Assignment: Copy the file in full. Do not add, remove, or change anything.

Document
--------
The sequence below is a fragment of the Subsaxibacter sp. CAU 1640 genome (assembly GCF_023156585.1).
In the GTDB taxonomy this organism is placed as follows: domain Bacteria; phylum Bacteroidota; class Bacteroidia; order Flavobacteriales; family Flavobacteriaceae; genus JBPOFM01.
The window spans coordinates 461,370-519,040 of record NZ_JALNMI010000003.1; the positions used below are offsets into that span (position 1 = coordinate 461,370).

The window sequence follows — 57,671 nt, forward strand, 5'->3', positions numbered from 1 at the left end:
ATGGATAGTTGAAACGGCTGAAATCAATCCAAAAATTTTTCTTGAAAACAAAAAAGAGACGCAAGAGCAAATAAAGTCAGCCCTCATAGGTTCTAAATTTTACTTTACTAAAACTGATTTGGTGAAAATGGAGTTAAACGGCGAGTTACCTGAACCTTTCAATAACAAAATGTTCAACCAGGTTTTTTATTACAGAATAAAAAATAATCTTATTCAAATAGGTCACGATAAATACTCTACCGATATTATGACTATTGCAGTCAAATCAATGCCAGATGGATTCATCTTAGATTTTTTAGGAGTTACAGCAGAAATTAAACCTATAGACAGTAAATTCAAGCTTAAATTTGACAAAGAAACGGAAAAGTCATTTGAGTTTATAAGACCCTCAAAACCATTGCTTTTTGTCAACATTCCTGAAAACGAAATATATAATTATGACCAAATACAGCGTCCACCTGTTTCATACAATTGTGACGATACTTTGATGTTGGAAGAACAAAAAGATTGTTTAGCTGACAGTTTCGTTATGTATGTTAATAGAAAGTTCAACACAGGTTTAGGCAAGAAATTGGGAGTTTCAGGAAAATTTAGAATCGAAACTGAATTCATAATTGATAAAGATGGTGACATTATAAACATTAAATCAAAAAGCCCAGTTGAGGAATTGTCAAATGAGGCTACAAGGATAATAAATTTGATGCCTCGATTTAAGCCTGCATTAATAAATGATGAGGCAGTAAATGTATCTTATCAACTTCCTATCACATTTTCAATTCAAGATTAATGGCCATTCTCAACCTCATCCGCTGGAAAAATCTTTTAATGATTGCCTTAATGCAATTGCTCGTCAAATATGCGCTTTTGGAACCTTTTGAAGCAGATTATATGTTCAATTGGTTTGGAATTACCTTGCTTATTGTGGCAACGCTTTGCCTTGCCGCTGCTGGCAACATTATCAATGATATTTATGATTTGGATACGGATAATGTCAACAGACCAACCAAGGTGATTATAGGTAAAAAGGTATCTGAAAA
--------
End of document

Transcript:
The sequence below is a fragment of the Subsaxibacter sp. CAU 1640 genome (assembly GCF_023156585.1).
In the GTDB taxonomy this organism is placed as follows: domain Bacteria; phylum Bacteroidota; class Bacteroidia; order Flavobacteriales; family Flavobacteriaceae; genus JBPOFM01.
The window spans coordinates 461,370-519,040 of record NZ_JALNMI010000003.1; the positions used below are offsets into that span (position 1 = coordinate 461,370).

The window sequence follows — 57,671 nt, forward strand, 5'->3', positions numbered from 1 at the left end:
ATGGATAGTTGAAACGGCTGAAATCAATCCAAAAATTTTTCTTGAAAACAAAAAAGAGACGCAAGAGCAAATAAAGTCAGCCCTCATAGGTTCTAAATTTTACTTTACTAAAACTGATTTGGTGAAAATGGAGTTAAACGGCGAGTTACCTGAACCTTTCAATAACAAAATGTTCAACCAGGTTTTTTATTACAGAATAAAAAATAATCTTATTCAAATAGGTCACGATAAATACTCTACCGATATTATGACTATTGCAGTCAAATCAATGCCAGATGGATTCATCTTAGATTTTTTAGGAGTTACAGCAGAAATTAAACCTATAGACAGTAAATTCAAGCTTAAATTTGACAAAGAAACGGAAAAGTCATTTGAGTTTATAAGACCCTCAAAACCATTGCTTTTTGTCAACATTCCTGAAAACGAAATATATAATTATGACCAAATACAGCGTCCACCTGTTTCATACAATTGTGACGATACTTTGATGTTGGAAGAACAAAAAGATTGTTTAGCTGACAGTTTCGTTATGTATGTTAATAGAAAGTTCAACACAGGTTTAGGCAAGAAATTGGGAGTTTCAGGAAAATTTAGAATCGAAACTGAATTCATAATTGATAAAGATGGTGACATTATAAACATTAAATCAAAAAGCCCAGTTGAGGAATTGTCAAATGAGGCTACAAGGATAATAAATTTGATGCCTCGATTTAAGCCTGCATTAATAAATGATGAGGCAGTAAATGTATCTTATCAACTTCCTATCACATTTTCAATTCAAGATTAATGGCCATTCTCAACCTCATCCGCTGGAAAAATCTTTTAATGATTGCCTTAATGCAATTGCTCGTCAAATATGCGCTTTTGGAACCTTTTGAAGCAGATTATATGTTCAATTGGTTTGGAATTACCTTGCTTATTGTGGCAACGCTTTGCCTTGCCGCTGCTGGCAACATTATCAATGATATTTATGATTTGGATACGGATAATGTCAACAGACCAACCAAGGTGATTATAGGTAAAAAGGTATCTGAAAA